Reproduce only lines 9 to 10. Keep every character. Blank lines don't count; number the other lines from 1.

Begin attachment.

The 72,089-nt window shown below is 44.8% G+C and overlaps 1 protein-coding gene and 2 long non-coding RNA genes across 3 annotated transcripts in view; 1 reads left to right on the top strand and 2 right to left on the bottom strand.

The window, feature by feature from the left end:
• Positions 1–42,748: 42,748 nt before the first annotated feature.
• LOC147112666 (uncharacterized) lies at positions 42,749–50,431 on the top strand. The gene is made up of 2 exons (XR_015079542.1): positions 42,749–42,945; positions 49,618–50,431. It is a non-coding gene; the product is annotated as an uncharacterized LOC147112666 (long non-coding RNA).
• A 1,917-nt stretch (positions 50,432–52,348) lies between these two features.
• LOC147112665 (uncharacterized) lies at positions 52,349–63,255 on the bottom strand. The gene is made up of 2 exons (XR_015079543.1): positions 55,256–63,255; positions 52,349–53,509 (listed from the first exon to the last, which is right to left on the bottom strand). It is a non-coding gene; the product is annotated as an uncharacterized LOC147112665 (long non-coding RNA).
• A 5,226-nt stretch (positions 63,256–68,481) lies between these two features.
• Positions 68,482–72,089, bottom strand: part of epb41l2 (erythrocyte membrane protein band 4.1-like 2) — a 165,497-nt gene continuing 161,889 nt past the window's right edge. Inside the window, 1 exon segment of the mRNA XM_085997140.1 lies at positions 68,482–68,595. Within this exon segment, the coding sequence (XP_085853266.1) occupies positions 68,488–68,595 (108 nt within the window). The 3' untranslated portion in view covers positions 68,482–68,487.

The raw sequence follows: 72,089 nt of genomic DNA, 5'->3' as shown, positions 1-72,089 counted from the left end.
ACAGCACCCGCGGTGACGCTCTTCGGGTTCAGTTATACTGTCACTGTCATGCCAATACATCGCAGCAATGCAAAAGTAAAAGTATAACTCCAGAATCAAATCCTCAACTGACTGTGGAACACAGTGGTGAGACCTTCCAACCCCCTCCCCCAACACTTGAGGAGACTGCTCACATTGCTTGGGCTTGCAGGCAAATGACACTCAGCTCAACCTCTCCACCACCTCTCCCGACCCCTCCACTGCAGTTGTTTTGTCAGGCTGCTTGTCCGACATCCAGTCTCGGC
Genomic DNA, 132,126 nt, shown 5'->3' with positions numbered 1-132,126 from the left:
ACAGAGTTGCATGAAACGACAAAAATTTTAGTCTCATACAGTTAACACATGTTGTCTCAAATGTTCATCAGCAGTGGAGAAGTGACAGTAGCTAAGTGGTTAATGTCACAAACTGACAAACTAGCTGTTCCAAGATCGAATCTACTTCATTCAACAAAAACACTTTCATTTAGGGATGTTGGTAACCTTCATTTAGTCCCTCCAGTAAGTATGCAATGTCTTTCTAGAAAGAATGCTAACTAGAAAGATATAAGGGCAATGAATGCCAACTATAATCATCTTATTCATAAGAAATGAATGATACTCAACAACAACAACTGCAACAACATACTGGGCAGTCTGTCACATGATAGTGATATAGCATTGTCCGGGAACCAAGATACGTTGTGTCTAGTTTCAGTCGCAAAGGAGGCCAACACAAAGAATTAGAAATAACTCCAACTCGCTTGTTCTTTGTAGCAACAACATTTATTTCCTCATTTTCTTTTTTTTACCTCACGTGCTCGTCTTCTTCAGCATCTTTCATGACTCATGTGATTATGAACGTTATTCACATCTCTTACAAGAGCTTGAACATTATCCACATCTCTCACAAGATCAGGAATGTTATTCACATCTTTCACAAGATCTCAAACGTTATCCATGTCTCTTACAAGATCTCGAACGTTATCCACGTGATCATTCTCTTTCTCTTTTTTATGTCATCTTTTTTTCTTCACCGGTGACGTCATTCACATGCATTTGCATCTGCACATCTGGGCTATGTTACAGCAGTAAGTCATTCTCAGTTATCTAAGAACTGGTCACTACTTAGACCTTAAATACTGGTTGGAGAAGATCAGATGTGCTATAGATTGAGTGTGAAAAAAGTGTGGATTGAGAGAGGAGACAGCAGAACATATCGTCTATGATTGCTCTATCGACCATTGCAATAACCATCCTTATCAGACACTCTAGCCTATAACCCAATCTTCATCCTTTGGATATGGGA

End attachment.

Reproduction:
The raw sequence follows: 72,089 nt of genomic DNA, 5'->3' as shown, positions 1-72,089 counted from the left end.
ACAGCACCCGCGGTGACGCTCTTCGGGTTCAGTTATACTGTCACTGTCATGCCAATACATCGCAGCAATGCAAAAGTAAAAGTATAACTCCAGAATCAAATCCTCAACTGACTGTGGAACACAGTGGTGAGACCTTCCAACCCCCTCCCCCAACACTTGAGGAGACTGCTCACATTGCTTGGGCTTGCAGGCAAATGACACTCAGCTCAACCTCTCCACCACCTCTCCCGACCCCTCCACTGCAGTTGTTTTGTCAGGCTGCTTGTCCGACATCCAGTCTCGGC